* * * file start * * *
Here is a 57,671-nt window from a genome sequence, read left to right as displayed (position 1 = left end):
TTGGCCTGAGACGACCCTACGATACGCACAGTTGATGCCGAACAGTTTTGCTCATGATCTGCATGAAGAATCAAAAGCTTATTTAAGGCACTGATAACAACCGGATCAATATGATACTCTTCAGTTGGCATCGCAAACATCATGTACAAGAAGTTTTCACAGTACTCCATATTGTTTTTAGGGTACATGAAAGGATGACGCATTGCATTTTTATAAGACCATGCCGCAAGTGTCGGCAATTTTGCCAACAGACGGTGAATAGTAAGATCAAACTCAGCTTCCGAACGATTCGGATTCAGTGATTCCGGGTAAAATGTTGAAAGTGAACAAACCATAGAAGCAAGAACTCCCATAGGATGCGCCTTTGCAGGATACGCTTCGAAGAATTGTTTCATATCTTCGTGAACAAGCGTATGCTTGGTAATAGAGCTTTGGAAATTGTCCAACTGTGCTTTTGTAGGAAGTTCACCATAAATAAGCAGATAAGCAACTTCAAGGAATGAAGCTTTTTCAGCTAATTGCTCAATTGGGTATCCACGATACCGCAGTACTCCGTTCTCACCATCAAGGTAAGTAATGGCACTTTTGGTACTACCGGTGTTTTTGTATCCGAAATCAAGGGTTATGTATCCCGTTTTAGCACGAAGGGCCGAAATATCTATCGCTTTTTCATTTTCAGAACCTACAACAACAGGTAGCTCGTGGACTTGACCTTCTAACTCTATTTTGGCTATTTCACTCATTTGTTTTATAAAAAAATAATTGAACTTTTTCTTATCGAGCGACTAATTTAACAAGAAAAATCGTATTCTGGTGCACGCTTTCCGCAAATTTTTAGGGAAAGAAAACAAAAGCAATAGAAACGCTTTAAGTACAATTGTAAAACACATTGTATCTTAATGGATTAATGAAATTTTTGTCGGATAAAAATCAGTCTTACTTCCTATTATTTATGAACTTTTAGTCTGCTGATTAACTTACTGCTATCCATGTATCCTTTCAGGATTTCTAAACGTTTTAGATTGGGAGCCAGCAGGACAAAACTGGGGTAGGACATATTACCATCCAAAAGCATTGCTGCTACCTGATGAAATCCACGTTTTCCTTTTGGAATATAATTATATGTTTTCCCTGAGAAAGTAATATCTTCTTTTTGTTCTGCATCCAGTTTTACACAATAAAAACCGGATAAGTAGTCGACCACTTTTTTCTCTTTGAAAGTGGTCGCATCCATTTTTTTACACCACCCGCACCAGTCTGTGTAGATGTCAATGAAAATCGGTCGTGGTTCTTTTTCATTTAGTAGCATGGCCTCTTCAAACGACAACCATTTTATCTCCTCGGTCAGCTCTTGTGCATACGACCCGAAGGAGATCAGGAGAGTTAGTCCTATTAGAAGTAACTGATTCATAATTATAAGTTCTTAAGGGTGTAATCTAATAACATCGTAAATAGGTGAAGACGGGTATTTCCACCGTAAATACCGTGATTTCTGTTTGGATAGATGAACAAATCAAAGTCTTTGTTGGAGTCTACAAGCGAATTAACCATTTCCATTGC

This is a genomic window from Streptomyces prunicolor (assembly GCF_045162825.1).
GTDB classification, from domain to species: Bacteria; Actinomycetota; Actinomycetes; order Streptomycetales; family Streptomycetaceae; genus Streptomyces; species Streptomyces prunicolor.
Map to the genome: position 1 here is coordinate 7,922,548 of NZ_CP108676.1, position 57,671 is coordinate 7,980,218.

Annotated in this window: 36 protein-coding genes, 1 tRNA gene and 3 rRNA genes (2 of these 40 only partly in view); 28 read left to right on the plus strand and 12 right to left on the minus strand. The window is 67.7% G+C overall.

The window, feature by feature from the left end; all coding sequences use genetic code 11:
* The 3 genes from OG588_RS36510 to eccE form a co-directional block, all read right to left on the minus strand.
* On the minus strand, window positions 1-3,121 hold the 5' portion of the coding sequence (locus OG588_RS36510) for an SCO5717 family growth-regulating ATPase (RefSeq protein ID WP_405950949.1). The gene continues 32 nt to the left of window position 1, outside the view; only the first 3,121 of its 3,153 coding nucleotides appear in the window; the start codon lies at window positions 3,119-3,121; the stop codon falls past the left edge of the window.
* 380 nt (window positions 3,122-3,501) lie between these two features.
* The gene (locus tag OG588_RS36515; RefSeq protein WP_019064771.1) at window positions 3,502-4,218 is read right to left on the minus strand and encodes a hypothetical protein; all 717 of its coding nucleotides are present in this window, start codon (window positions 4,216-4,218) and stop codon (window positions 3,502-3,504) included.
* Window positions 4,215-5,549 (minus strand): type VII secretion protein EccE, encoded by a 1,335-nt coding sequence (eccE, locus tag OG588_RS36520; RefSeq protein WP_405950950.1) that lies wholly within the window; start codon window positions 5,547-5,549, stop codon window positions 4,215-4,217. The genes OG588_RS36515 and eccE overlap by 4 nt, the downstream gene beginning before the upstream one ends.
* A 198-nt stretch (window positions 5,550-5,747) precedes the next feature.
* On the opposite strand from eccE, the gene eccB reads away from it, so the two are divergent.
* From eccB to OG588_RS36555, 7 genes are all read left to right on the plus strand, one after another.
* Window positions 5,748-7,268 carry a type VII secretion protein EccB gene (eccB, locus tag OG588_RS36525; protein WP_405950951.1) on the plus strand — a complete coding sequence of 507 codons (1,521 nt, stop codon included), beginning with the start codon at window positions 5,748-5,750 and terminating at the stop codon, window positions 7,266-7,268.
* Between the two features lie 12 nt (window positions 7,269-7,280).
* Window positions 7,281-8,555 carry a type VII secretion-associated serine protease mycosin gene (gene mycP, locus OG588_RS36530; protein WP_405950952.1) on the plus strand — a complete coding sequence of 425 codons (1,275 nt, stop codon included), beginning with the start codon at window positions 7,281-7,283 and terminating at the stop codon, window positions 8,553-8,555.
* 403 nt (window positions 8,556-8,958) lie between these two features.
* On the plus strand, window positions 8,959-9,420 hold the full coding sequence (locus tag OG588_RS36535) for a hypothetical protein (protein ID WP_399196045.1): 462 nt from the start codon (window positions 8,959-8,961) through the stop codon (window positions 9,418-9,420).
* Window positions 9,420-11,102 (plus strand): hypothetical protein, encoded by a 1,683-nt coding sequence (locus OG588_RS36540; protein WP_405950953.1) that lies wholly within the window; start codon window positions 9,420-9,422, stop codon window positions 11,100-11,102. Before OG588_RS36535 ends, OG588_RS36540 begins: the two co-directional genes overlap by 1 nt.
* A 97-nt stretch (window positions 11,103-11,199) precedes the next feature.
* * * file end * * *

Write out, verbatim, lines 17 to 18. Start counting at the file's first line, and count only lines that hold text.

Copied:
* Between the two features lie 12 nt (window positions 7,269-7,280).
* Window positions 7,281-8,555 carry a type VII secretion-associated serine protease mycosin gene (gene mycP, locus OG588_RS36530; protein WP_405950952.1) on the plus strand — a complete coding sequence of 425 codons (1,275 nt, stop codon included), beginning with the start codon at window positions 7,281-7,283 and terminating at the stop codon, window positions 8,553-8,555.